A donkey is helping to bring some “animal magic” to end-of-life care by visiting a hospice.
Charlie has given joy to countless children, ferrying them up and down the sand on the beach at Scarborough.
Now in his own retirement, the 10-year-old is helping those at the end of life through “assistive therapy” at St Ann’s Hospice in Cheadle, Cheshire.
Charlie met staff, carers, patients and their loved ones in the courtyard of the hospice and nuzzled up to bedroom windows so bed-bound patients could meet him.
Adele Crompton, an equine coach and co-ordinator at The Donkey Sanctuary, where Charlie now lives, said: “Donkeys have a natural emotional intelligence and react positively to human contact.
“There’s something very pure about seeing an animal in front of you. There’s no judgment and it takes a lot of people back to their childhood.”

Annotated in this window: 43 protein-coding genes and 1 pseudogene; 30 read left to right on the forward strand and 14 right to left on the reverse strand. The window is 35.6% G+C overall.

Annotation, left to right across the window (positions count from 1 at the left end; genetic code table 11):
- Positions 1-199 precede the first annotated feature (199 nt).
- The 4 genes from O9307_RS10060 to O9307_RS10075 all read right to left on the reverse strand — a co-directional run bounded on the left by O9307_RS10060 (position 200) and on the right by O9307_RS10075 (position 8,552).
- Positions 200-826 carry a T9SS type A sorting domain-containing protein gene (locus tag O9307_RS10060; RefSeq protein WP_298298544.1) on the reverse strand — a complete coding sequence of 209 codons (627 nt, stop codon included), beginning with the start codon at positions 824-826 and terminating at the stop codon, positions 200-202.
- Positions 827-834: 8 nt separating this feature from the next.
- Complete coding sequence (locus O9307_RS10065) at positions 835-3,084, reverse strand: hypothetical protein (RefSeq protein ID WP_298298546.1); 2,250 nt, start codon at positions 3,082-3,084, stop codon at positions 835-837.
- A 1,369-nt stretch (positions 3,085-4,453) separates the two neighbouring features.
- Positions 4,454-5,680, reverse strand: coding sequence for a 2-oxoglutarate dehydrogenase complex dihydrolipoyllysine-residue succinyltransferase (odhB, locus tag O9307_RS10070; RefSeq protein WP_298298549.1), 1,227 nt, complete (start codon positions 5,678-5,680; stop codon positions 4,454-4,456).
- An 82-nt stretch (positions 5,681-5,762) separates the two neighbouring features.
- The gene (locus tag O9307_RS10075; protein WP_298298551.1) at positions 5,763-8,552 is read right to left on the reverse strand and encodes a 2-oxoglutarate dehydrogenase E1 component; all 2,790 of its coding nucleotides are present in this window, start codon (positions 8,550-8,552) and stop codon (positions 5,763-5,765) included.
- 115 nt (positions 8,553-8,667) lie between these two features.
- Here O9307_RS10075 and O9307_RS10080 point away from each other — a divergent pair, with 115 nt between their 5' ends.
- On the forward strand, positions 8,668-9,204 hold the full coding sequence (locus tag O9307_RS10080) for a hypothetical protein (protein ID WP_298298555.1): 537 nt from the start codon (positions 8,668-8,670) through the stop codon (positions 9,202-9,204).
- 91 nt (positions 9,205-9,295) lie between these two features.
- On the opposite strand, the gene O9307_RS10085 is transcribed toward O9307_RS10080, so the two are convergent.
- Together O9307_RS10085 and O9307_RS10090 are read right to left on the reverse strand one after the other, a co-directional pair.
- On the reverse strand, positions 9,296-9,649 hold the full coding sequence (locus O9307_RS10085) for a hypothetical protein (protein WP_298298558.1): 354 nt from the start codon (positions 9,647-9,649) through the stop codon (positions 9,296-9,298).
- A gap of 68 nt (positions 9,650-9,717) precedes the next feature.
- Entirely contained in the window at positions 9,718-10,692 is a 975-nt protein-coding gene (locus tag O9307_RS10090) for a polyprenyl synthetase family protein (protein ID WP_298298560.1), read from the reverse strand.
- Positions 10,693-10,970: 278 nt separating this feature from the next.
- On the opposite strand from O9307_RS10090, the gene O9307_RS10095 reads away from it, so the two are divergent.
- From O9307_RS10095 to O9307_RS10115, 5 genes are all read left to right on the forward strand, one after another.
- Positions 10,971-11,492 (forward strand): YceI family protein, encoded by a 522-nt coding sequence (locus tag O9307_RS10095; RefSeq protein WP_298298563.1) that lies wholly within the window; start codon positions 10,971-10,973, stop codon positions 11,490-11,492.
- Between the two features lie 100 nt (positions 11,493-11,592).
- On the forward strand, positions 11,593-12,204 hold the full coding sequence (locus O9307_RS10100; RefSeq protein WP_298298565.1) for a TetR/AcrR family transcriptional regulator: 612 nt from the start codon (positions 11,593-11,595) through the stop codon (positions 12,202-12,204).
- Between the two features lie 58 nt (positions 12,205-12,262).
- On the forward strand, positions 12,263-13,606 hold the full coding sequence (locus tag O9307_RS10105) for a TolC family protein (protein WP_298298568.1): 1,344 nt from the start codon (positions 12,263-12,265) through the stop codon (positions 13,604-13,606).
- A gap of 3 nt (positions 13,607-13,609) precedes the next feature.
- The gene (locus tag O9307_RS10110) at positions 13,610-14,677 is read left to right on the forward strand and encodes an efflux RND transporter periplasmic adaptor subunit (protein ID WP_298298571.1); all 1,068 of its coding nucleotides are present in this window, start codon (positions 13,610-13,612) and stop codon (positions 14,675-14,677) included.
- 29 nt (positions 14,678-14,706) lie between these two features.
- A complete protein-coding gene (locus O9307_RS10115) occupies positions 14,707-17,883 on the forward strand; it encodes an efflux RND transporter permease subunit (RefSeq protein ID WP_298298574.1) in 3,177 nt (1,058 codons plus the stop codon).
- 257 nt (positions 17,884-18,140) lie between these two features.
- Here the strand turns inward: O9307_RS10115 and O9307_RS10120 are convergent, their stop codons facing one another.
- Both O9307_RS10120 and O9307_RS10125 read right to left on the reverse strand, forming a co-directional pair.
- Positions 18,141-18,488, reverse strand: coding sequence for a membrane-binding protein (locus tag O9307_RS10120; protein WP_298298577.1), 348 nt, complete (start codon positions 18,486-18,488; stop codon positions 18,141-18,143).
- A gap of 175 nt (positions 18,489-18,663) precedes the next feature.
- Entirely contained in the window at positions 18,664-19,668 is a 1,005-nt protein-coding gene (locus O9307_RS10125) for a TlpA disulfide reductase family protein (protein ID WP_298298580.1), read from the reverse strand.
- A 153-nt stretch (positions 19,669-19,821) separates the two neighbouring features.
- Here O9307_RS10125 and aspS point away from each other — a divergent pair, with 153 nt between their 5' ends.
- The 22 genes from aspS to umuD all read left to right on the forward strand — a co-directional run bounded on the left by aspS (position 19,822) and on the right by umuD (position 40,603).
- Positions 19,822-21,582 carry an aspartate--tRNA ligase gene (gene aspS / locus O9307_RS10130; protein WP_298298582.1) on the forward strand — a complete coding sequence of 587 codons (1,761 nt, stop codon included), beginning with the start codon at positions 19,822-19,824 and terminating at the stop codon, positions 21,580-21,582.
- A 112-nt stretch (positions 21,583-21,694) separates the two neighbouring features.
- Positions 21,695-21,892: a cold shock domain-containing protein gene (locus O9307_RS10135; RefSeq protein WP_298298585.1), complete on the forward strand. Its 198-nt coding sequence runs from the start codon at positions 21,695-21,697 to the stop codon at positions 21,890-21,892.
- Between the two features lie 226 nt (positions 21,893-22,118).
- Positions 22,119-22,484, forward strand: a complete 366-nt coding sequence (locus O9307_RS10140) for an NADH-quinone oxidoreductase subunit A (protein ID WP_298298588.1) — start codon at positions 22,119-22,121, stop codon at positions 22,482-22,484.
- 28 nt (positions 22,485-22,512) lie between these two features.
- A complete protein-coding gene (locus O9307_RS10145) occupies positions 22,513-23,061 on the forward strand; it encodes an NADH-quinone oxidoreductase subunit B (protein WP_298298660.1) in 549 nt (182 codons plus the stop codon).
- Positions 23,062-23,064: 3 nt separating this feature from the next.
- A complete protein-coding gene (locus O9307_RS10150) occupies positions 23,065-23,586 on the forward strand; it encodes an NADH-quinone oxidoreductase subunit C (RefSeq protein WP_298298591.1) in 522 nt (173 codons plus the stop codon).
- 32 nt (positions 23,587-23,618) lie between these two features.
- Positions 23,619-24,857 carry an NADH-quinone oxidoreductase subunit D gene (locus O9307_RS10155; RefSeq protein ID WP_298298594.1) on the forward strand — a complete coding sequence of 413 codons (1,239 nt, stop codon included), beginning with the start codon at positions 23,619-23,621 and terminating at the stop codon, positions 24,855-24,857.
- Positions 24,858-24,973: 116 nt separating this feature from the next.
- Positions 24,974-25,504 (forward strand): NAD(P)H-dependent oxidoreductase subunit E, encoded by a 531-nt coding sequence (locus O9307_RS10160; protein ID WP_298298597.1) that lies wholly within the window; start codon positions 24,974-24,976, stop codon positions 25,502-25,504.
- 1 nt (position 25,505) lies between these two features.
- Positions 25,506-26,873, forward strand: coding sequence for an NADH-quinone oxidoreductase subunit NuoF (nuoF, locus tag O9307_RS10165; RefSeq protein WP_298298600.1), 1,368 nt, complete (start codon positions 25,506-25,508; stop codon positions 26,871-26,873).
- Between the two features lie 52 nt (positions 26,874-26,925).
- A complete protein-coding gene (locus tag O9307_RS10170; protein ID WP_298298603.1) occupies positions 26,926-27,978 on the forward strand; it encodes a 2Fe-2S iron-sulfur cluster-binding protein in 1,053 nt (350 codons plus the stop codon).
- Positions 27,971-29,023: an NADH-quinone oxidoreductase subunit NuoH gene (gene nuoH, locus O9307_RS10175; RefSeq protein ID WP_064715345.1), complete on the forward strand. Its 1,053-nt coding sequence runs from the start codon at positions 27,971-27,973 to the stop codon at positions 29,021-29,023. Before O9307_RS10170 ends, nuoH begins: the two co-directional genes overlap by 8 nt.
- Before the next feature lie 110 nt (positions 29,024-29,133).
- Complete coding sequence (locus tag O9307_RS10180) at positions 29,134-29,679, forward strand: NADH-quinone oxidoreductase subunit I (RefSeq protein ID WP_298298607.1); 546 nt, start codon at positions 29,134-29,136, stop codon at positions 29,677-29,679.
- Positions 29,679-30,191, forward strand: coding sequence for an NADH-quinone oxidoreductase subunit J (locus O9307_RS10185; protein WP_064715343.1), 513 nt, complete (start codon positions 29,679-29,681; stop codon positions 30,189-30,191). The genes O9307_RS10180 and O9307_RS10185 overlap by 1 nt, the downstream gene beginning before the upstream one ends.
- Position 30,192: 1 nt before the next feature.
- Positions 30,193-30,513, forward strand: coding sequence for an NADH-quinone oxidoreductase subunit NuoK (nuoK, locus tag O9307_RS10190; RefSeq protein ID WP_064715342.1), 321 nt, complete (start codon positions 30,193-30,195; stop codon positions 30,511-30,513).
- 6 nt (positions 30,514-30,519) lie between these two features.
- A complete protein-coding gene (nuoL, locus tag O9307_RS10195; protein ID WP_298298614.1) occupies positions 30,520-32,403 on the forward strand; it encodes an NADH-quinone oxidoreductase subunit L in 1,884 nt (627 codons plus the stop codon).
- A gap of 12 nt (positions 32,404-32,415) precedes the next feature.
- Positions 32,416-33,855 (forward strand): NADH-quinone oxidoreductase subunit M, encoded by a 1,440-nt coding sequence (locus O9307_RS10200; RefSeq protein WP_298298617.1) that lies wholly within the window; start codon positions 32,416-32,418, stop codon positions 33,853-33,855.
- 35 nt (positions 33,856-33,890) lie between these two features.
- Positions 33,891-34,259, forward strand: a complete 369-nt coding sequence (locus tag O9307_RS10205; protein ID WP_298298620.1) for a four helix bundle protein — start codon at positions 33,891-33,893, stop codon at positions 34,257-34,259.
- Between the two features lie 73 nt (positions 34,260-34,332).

Health chiefs in Manchester are increasing focus on a personalised approach to end-of-life care as part of plans to bring more personal choice in where and how people receive palliative care.
End-of-life care was highlighted recently by former MP Tessa Jowell’s speech to the House of Lords, just weeks before she died, telling peers that, “in the end, what gives life meaning is not only how it is lived, but how it draws to a close”.
Day care patient Genevieve Grey, 80, who met Charlie, said: “I’ve always loved animals. If I was able to I’d have him, I’d want him to come to live with me and I’d build a shed or shelter for him.”
The visit was arranged by Manchester Health and Care Commissioning (MHCC) – a partnership between Manchester NHS Clinical Commissioning Group and Manchester City Council.
Eamonn O’Neal, chief executive of St Ann’s, said: “Everyone loves a donkey. There is something unique about these wonderful animals and the effect they have on people.
“It was a pleasure to welcome Charlie and Adele to the hospice, and our patients, staff and volunteers loved meeting them.
“Charlie was a real hit with everyone, and his visit is proof that no two days are ever the same at St Ann’s.”
To find out about St Ann’s Hospice or make a donation visit www.sah.org.uk/donate-now.